Programming Sines - Three Different Approaches

By its nature, Sines is a unique combination of traditional synthesis parameters combined with some unusual oscillator parameters and ways of making the oscillators interact that might not be obvious at a glance. After using Sines for a while, it became clear that there are a few different ways a user might approach programming sounds. The good news is that with its all-controls-visible-at-once user interface and oscillator oscilloscopes, it's easy to get your head around and quickly make all manner of nifty (and dynamically variable) racket!

Approach #1 - Stacking Sine Waves

Generally known as "additive synthesis," the concept is that much like prime numbers, any audible sound can be synthesized by combining sine waves at different pitches and amplitudes. Over the years a few commercial synthesizers have utilized additive synthesis (notably the Digital Keyboards Synergy and the Kawai K5), but additive never really took off, because it can take a lot of sine waves (and thus a lot of programming) to create complex sounds. With that said, there's one VERY popular synth that exclusively used additive sine waves: the venerable Hammond B3/C3 tone wheel organ, which generated a whole bunch of sine waves via mechanical tone wheels spinning in a magnetic field, and allowed control of their levels via drawbars.

Thus you might not guess by looking at it, but Sines is capable of making bang-up organ sounds. It might not seem as if four oscillators creating sine waves would offer many tonal options, but remember that each oscillator includes an adjustable sub sine wave (one octave down) and super sine wave (one octave up), so it's really like having 12 individual sine wave oscillators. Although each of these waves isn't individually tunable, this isn't a big limitation in use, because you'll typically want the sine waves tuned to standard even harmonic series intervals, such as octaves, fifths, major thirds, or minor sevenths. The Templates>Harmonic Series factory preset is an excellent starting point - oscillator 1 contains root notes, oscillator 2 contains fifth intervals, oscillator 3 contains higher root notes, and oscillator 4 contains dominant seventh intervals. Many tonal colors can be achieved with different combinations of the main oscillator Level sliders along with the Sub Osc and Super Osc level sliders. (For those of you using Cherry Audio's Voltage Modular, the Harmonic Series patch is essentially a recreation of the Buchla-inspired Additive Oscillator module.)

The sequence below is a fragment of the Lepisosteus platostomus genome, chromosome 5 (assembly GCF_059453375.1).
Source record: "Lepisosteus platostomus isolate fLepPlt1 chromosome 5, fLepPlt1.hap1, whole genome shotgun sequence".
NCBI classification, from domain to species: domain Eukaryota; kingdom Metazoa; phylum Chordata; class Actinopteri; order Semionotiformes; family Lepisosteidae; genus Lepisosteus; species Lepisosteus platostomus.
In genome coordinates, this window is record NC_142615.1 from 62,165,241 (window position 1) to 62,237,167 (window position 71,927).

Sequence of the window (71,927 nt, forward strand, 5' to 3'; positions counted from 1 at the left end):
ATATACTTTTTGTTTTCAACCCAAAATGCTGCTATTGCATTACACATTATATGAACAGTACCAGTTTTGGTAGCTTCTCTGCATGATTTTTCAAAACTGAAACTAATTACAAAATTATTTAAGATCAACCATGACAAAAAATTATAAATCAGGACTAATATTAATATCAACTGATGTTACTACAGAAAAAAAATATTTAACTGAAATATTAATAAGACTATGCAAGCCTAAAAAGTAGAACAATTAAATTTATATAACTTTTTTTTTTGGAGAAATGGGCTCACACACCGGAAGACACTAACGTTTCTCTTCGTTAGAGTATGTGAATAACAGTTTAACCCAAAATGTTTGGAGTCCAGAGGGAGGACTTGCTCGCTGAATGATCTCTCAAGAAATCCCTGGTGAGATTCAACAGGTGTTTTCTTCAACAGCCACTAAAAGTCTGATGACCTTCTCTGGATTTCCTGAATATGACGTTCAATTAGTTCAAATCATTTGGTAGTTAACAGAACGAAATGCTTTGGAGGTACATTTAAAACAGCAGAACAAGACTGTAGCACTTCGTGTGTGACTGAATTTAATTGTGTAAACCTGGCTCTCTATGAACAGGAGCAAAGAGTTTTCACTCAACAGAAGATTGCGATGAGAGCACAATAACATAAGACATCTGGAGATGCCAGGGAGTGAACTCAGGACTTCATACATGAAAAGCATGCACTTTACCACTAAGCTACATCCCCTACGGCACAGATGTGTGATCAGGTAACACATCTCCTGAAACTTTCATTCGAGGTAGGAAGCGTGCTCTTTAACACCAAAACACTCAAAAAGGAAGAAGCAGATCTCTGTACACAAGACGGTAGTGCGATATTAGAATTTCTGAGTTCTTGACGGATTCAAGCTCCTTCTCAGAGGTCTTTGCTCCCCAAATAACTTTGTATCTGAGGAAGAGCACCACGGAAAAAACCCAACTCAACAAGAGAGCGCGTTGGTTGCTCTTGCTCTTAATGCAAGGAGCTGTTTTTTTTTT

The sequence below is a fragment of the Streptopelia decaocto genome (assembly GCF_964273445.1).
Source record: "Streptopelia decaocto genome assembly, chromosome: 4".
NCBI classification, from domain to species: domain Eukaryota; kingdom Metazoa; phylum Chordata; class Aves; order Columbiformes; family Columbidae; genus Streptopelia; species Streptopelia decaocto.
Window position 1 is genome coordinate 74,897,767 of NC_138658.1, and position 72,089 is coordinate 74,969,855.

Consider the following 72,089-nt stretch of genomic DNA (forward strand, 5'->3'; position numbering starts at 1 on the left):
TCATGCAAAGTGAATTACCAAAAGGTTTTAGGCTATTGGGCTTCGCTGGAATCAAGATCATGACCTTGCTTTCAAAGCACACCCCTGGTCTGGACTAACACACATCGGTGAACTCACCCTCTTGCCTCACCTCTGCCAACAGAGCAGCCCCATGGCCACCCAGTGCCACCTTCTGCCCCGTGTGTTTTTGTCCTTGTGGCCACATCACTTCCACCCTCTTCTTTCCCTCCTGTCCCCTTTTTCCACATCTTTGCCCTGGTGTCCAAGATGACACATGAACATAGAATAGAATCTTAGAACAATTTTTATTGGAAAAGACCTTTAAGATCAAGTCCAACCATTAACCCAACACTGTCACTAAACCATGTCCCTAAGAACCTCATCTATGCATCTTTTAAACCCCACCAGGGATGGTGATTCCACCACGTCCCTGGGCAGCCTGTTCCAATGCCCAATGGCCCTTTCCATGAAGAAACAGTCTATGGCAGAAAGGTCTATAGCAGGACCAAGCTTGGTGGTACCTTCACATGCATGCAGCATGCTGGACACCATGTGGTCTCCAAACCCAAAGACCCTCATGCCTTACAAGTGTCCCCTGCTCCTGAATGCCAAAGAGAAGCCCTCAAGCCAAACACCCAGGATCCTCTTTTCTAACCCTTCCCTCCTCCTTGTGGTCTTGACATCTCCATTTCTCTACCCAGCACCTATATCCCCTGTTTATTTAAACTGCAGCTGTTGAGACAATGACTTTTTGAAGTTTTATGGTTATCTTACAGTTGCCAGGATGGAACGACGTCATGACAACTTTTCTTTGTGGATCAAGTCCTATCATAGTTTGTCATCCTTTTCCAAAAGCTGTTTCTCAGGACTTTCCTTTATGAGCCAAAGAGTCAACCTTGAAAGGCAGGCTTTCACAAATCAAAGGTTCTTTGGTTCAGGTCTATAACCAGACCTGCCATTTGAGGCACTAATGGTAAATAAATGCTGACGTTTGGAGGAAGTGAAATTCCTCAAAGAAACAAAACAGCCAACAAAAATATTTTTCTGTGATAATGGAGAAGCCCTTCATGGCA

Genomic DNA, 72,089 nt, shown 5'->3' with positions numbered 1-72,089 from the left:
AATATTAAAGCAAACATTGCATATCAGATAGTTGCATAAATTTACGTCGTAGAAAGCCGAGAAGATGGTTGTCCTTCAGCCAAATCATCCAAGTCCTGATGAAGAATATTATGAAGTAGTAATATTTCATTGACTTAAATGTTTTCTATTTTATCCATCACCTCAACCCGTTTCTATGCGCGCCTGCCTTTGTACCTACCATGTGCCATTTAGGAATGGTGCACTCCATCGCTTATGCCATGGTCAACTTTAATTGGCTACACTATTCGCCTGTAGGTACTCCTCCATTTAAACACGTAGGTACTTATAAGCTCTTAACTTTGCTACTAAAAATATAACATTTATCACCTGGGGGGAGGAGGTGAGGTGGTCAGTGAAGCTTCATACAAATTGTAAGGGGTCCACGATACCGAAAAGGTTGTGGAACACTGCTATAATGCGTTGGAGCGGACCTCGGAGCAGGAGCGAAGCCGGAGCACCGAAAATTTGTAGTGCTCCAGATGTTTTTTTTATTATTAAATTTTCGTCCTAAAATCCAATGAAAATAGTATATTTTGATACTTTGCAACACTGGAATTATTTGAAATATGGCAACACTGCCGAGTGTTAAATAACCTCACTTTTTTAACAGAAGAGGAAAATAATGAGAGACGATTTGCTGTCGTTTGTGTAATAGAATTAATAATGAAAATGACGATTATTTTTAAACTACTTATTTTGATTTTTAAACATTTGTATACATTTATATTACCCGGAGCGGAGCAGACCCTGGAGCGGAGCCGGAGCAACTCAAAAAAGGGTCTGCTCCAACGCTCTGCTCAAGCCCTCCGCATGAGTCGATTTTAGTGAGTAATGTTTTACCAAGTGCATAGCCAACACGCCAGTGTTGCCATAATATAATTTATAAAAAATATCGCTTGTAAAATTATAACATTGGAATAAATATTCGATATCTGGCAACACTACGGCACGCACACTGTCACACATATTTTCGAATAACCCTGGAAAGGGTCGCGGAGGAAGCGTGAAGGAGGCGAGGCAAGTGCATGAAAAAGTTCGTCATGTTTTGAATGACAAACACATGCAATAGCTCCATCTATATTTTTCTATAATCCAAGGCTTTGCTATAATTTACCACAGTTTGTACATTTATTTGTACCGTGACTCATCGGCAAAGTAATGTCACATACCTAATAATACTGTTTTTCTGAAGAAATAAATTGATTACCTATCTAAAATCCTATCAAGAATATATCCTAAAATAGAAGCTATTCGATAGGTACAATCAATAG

The Filter section can also be used, but if you're using pure sine waves, there isn't much content to filter, so the filter will behave largely as a volume control for harmonics.

Finally, there's nothing stopping you from using the oscillator waveshaping controls to alter and enrich timbral content, but remember that the waveshaping controls only affect an oscillator's primary waveshape; the Sub Osc and Super Osc waves are always going to be pure sine waves.

Approach #2 - Standard Subtractive Synthesis (With Mondo Oscillators)

If you've already begun creating sounds, you're probably already using Sines this way, that is, as a four-oscillator synth running through an analog-style filter. The good news is that if you're familiar with standard analog synths, you don't need to know much more - just twist the Feedback, Phase, Width, Shape, Wavefold, and Drive knobs until you land on something you like and treat it like any other analog synth. Because Sines oscillators don't have controls for directly creating analog-style waves, here are some tips for nailing classic analog oscillator tones:

  • Sawtooth/Ramp waves- To "bend" a sine wave into a saw or ramp wave, simply crank up the Feedback knob in either direction. If you'd like a little more high-frequency "hair," rotate the Width knob clockwise from center, or add some Drive (or hey, do both, we're all in show business here!). The waveform won't necessarily look correct on the oscilloscope, but it will sound authentic (and remember that the waveforms from some of the classic analog synths look pretty funky when you actually view them on a scope!).

  • Square and Pulse waves- Spot-on square and pulse waves can be created by turning the Shape knob fully to the left and the Drive knob fully to the right. The Width knob will function just like a standard analog synth pulse width control, and pulse-width modulation can be created by modulating the Width knob using an LFO (click Src>LFOs>LFO 1), and turn up the small mod amount knob to around 25%.